https://www.goodreads.com/review/show/3609820860https://www.finishinglinepress.com/product/touch-my-head-softly-by-eileen-kennedy/

I will be posting every Thursday, and on Tuesdays when I have an announcement.

Photo by Life Of Pix on Pexels.com

Thank you to Lanette Sweeney for Highlighting My New Book on Facebook

I am grateful to Lanette Sweeney, a fellow Finishing Line Press author, for highlighting my new book, Touch My Head Softly, on Facebook. Take a look:

Here is the link to my book:

https://www.finishinglinepress.com/product/touch-my-head-softly-by-eileen-kennedy/

Journaling as a Source of Inspiration

A piece of writing begins with a germ of an idea, an inspiration, a straw dog. Some people use their journals to spark ideas.

Photo by Tirachard Kumtanom on Pexels.com

I have been journaling for many years. I used to use pen and a notebook. Now I journal on my Microsoft Word App on my iPhone. I just find that while I may not always have my notebook, I tend to always have my phone. I journal snippets of ideas that I may later develop into a writing piece or poem. Do you journal? When? How?

I have a new collection of poetry out that started with my journal. It will be out soon from Finishing Line Press:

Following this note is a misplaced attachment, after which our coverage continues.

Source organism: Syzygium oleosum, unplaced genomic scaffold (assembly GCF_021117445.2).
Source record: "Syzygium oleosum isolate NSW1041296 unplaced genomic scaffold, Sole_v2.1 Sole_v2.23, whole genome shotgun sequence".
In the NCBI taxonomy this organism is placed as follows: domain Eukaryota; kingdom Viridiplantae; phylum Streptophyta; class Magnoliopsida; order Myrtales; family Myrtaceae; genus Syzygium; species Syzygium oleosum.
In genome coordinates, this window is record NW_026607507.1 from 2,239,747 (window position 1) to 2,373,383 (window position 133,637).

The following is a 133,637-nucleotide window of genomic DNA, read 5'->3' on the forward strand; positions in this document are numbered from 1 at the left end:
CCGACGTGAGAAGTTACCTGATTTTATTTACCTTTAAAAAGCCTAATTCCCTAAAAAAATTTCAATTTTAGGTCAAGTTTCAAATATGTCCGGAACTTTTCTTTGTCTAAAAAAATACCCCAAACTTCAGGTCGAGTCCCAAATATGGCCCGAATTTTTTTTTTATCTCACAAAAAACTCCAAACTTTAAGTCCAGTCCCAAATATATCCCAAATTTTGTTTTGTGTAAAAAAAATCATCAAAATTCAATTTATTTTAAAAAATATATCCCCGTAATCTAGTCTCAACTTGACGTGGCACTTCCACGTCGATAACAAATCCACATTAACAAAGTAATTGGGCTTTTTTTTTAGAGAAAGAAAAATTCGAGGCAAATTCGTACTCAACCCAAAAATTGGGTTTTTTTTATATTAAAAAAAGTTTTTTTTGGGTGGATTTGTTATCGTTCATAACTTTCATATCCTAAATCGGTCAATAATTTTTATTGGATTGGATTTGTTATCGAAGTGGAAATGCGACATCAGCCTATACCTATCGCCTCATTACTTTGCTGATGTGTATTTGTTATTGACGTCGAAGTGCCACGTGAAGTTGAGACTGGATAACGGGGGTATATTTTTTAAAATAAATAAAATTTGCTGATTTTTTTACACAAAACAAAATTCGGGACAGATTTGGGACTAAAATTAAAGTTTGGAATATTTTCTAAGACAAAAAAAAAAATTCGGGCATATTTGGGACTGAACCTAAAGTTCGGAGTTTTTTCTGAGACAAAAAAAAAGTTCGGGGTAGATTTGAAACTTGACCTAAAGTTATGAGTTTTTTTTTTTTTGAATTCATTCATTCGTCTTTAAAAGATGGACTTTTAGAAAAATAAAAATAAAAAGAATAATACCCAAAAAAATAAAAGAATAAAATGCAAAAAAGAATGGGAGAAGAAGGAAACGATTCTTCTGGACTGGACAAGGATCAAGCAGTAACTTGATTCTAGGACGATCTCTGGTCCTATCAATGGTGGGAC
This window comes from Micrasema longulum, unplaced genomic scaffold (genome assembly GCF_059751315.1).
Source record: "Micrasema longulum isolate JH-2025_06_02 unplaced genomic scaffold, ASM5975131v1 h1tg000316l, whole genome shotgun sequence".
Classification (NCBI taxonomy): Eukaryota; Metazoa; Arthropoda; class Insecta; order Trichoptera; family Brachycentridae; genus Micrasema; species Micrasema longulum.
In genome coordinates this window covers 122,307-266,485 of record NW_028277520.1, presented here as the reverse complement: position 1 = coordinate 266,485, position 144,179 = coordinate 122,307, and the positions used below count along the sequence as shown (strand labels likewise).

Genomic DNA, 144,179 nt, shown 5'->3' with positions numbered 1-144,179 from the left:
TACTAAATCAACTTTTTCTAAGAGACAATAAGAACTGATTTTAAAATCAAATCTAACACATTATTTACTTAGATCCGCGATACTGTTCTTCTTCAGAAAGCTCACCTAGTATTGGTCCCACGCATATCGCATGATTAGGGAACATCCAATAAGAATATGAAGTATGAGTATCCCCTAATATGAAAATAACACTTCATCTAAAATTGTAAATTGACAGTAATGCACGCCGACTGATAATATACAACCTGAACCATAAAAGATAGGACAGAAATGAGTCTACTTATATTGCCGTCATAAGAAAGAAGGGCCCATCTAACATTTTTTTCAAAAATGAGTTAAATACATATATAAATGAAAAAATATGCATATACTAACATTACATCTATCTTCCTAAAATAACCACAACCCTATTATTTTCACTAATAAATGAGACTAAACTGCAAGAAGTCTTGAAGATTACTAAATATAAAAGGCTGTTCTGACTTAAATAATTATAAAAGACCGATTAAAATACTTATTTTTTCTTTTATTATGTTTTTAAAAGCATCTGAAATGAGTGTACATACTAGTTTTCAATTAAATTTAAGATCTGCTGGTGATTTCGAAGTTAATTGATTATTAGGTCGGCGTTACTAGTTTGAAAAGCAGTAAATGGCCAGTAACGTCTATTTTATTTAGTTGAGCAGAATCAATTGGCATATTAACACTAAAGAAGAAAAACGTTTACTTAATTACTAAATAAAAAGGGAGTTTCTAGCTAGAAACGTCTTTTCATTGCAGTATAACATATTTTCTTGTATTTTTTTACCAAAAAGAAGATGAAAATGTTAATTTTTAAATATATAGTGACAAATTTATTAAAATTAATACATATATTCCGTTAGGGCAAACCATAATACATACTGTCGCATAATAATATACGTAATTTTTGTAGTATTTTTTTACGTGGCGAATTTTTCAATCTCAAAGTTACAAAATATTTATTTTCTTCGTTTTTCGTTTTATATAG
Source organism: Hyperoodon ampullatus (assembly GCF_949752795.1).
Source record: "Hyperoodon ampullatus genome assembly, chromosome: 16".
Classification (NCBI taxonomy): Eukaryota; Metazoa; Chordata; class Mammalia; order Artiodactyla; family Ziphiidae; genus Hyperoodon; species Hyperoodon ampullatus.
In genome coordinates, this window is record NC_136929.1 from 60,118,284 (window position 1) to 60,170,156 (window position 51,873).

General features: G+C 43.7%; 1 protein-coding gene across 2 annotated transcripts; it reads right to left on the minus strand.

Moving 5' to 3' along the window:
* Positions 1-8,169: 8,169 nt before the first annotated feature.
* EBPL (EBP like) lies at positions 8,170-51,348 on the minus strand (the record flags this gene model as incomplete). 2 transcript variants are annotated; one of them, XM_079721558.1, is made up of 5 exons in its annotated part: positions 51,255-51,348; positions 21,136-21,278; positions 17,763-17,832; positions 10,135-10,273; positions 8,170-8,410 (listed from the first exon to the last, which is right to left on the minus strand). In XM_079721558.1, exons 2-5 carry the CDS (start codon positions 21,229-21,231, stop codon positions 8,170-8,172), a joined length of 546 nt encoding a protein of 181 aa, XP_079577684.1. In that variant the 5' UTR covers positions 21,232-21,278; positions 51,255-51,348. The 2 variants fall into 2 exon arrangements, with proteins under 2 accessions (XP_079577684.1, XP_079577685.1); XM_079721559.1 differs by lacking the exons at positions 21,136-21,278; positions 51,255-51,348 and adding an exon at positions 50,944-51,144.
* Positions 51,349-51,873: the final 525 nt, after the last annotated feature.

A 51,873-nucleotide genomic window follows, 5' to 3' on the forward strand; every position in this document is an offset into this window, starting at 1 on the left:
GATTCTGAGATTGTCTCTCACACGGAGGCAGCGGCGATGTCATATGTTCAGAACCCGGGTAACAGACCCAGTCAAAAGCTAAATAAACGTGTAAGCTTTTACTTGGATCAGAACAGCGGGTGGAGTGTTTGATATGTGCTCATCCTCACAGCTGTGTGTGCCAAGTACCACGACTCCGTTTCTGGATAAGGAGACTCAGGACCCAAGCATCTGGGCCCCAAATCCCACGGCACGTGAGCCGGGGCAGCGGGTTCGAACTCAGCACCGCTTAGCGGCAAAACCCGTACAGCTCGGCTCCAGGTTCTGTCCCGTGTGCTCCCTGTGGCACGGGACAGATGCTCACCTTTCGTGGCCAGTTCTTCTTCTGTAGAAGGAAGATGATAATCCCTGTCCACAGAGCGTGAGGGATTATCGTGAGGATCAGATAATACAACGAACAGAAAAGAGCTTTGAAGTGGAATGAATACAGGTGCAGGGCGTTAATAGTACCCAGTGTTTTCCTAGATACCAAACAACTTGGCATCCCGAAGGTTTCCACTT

https://www.finishinglinepress.com/product/touch-my-head-softly-by-eileen-kennedy/

Or you can find it on Goodreads:

https://www.goodreads.com/review/show/3609820860https://www.finishinglinepress.com/product/touch-my-head-softly-by-eileen-kennedy/

I’m Grateful that Straw Dog Writers Guild is Featuring Me on Their Facebook Page

Straw Dog Writers Guild, the largest group of writers in the Pioneer Valley, has featured my new book, Touch My Head Softly, on their Facebook Page. Take a look:

https://www.facebook.com/strawdogwriters/

The book will be out shortly from Finishing Line Press:

https://www.finishinglinepress.com/product/touch-my-head-softly-by-eileen-kennedy/

“I read the way a person might swim, to save his or her life. I wrote that way too.” –Mary Oliver

I am a writer and a swimmer and really related to this quote from Mary Oliver, the great Pulitzer-Prize winning poet. During this dark pandemic period, I find both writing and swimming have sustained me. I’m grateful I get to reserve a lane at my gym and swim six days a week (never on Sunday.) I have also been writing through this pandemic and I feel like it has been a lifesaver. It gives me purpose.

I wrote a collection of poems about my experiences with my partner, who died of Alzheimer’s in his sixties. I feel grateful that Finishing Line is publishing this work and it will be out in the world. The work around the publication, particularly, has sustained me during this dark time.